# Is it true that open intervals on the real line and the real line is closed in $\mathbb{R}^2$

I am trying to construct a closed connected set in $\mathbb{R}^2$ and I vaguely remember that an open interval is considered closed in $\mathbb{R}^2$ but I lack a satisfactory explanation.

Claim: open intervals on the real line and real line are closed in $\mathbb{R}^2$

The argument was that since each point is surrounded by a ball, and that ball necessarily contains points not in the open intervals, therefore the intervals are not open. But this is not good because it does not imply that they are closed.

Can someone please verify whether open intervals are considered closed in $\mathbb{R}^2$?

• How could that be? The line segment from $(0,0)$ to $(1,0)$, without endpoints, doesn't contain its two limit points, namely, the endpoints. Jan 28 '16 at 4:10
• Only closed subintervals of $\mathbb R$ are closed in the plane. If you want a closed connected subset of $\mathbb R^2,$ why not use $\mathbb R^2?$
– zhw.
Jan 28 '16 at 4:10
• Well they are not closed. Any open interval $(a,b)$ will not be closed as it doesn't contain its limit points $a$ and $b$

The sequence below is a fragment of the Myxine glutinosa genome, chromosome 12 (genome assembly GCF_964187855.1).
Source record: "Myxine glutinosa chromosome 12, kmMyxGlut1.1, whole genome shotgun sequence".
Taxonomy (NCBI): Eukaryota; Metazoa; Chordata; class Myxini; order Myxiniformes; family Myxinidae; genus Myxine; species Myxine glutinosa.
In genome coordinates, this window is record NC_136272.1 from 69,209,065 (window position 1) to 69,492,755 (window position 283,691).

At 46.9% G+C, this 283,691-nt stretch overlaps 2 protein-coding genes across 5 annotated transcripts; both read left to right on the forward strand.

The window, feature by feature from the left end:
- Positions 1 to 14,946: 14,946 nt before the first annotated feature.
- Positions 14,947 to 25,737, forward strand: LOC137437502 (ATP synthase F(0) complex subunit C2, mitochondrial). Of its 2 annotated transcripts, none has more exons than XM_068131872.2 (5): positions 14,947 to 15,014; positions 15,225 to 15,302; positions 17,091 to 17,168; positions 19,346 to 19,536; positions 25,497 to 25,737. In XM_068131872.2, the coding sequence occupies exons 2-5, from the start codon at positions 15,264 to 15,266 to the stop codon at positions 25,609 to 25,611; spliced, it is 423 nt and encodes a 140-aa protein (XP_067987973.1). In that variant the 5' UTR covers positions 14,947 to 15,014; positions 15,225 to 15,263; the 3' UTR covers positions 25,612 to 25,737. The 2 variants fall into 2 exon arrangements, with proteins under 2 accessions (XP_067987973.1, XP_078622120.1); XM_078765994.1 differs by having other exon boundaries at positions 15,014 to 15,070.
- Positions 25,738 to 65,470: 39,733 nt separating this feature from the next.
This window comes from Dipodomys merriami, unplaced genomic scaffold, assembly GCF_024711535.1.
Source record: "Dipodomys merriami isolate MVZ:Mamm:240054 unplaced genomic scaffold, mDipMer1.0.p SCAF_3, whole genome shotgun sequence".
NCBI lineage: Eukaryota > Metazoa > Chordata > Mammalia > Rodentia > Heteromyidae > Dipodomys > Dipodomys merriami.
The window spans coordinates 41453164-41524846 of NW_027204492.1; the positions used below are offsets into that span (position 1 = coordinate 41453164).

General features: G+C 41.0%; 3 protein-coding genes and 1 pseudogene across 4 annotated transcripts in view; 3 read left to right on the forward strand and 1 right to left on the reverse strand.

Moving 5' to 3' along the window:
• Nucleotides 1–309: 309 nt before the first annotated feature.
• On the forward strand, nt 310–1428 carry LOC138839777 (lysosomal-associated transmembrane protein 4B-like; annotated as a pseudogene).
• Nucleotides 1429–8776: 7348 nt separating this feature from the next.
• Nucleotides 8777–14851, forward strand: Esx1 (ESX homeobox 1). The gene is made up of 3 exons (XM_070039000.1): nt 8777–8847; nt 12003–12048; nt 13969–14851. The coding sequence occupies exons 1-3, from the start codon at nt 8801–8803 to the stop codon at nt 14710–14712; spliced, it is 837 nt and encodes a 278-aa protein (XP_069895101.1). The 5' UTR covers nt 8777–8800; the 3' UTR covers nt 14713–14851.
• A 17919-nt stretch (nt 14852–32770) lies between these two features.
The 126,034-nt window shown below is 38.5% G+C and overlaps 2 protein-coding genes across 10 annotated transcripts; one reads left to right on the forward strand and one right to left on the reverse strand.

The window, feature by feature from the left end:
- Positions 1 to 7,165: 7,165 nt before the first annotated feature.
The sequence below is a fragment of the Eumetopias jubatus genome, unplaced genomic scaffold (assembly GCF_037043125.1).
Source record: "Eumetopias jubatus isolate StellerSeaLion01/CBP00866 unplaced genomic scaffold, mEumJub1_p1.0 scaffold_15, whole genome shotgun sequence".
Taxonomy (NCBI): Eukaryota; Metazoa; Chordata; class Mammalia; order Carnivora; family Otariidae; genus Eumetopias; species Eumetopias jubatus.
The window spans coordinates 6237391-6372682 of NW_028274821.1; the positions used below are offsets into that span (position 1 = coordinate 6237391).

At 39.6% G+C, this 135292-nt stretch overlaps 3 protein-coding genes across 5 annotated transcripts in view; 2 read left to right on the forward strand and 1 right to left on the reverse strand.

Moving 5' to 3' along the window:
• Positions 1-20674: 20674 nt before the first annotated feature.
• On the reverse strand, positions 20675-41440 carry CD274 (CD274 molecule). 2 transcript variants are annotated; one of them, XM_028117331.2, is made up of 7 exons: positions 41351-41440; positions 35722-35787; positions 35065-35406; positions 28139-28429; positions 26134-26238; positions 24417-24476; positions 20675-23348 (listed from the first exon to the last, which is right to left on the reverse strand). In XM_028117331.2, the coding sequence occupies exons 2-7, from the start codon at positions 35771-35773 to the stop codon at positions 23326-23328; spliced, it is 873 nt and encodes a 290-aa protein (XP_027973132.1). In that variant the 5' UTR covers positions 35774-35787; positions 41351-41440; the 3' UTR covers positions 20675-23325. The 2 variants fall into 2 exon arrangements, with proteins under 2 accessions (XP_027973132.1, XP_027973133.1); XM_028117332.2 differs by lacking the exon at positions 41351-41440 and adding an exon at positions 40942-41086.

– R_D
Jan 28 '16 at 4:10

An open interval $(a,b)$ is not closed in $\mathbb{R}^2$ because there are sequences of elements in $(a,b)$ converging in $\mathbb{R}^2$ whose limits aren't in $(a,b)$. Just take a sequence approach $a$ in $(a,b)$. In general this argument shows that things that aren't closed in $\mathbb{R}$ aren't going to all of a sudden become closed in $\mathbb{R}^2$.
Open intervals on the real line in $\mathbb{R}^2$ are not closed because their endpoints are the limits of sequences in those intervals and yet the endpoints do not belong to the intervals.
• Note $(-\infty,\infty)$ is closed in $\mathbb R^2.$
• Apologies. I didn't think of $(-\infty, \infty)$ (the entire real line) as an open interval, but maybe that is something I've forgotten, or there are contexts where it is so called. Jan 28 '16 at 4:20
Open intervals in $\mathbb R$ are not closed when included in $\mathbb R^2$. To see this, we have to go back to the definition of closed. A set $A$ is closed if its compliment $A^C$ is open. The set $A^C$ is open if for every $x\in A^C$, there is a number $\epsilon$ so that the set $B_\epsilon(x)=\{y:|x-y|<\epsilon\}\subset A^C$. Let $A$ be the open "interval" contained in $\mathbb R^2$, $\{(x,0):a<x<b\}$. Then the point $(a,0)$ is in $A^C$, but there is $\epsilon$ small enough so that $B_\epsilon(x)\subset A^C$, so $A^C$ is not open, which means that $A$ is not closed. As it happens, $A$ is neither closed nor open.